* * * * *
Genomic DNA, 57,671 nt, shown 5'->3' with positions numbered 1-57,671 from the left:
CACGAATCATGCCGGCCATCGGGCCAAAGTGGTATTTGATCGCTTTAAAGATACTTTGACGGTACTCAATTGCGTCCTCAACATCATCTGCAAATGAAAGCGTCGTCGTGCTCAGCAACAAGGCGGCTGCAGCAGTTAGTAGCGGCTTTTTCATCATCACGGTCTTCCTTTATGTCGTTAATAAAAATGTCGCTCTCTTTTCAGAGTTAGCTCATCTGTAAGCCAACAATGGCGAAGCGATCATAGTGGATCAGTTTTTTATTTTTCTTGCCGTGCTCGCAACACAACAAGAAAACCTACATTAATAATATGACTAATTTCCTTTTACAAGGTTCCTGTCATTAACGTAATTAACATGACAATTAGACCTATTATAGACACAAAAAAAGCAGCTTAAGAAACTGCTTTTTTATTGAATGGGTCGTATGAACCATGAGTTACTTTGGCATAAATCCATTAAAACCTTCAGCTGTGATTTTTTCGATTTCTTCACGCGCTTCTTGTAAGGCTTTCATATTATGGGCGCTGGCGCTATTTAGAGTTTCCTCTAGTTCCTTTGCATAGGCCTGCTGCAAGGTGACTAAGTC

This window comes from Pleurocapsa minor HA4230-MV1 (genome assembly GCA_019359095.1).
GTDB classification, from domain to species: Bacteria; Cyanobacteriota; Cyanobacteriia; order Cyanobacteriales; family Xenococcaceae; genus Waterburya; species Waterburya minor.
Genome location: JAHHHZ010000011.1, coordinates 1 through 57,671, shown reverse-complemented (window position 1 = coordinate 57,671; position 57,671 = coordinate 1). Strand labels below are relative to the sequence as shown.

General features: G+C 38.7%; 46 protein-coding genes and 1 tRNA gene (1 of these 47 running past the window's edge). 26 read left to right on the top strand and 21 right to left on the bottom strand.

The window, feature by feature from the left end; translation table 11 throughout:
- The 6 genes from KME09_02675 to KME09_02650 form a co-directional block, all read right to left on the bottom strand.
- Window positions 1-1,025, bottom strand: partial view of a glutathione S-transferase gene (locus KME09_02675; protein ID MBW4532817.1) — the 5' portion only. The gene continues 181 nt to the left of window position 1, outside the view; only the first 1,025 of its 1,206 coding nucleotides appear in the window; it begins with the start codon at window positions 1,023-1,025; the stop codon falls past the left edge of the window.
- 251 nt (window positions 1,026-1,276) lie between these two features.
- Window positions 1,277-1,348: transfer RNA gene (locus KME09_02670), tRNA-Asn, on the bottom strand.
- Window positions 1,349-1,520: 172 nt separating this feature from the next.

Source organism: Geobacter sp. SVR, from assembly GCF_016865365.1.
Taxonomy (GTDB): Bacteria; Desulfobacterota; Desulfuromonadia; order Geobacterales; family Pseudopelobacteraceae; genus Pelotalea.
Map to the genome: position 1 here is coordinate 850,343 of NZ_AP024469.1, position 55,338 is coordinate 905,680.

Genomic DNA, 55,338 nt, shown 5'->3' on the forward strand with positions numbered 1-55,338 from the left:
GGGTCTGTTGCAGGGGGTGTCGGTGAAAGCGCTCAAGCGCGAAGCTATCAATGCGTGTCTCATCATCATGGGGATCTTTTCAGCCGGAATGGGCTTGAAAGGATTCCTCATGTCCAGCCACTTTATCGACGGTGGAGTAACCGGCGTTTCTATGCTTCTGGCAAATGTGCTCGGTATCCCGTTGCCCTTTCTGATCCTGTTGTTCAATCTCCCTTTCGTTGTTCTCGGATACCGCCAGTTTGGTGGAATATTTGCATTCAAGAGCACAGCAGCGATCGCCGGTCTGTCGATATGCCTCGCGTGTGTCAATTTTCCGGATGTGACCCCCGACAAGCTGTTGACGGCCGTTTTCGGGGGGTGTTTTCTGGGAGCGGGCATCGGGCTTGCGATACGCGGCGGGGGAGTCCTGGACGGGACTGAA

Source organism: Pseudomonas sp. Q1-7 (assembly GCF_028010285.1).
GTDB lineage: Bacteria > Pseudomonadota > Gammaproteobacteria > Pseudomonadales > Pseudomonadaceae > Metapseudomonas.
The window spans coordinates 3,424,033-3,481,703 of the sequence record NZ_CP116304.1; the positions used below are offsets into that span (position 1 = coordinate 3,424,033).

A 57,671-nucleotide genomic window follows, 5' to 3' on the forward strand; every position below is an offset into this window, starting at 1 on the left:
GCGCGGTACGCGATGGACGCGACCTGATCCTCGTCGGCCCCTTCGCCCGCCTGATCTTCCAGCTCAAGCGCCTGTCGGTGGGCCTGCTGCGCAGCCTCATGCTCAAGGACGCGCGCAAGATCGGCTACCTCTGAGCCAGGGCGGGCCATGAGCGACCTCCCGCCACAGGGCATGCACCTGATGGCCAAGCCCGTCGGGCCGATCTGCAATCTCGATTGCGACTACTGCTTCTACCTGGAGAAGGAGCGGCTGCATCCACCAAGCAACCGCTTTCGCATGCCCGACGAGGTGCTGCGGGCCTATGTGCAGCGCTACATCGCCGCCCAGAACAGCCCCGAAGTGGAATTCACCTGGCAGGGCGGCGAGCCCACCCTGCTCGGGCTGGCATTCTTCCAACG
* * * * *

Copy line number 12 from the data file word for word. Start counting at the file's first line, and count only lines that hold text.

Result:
- Window positions 1,349-1,520: 172 nt separating this feature from the next.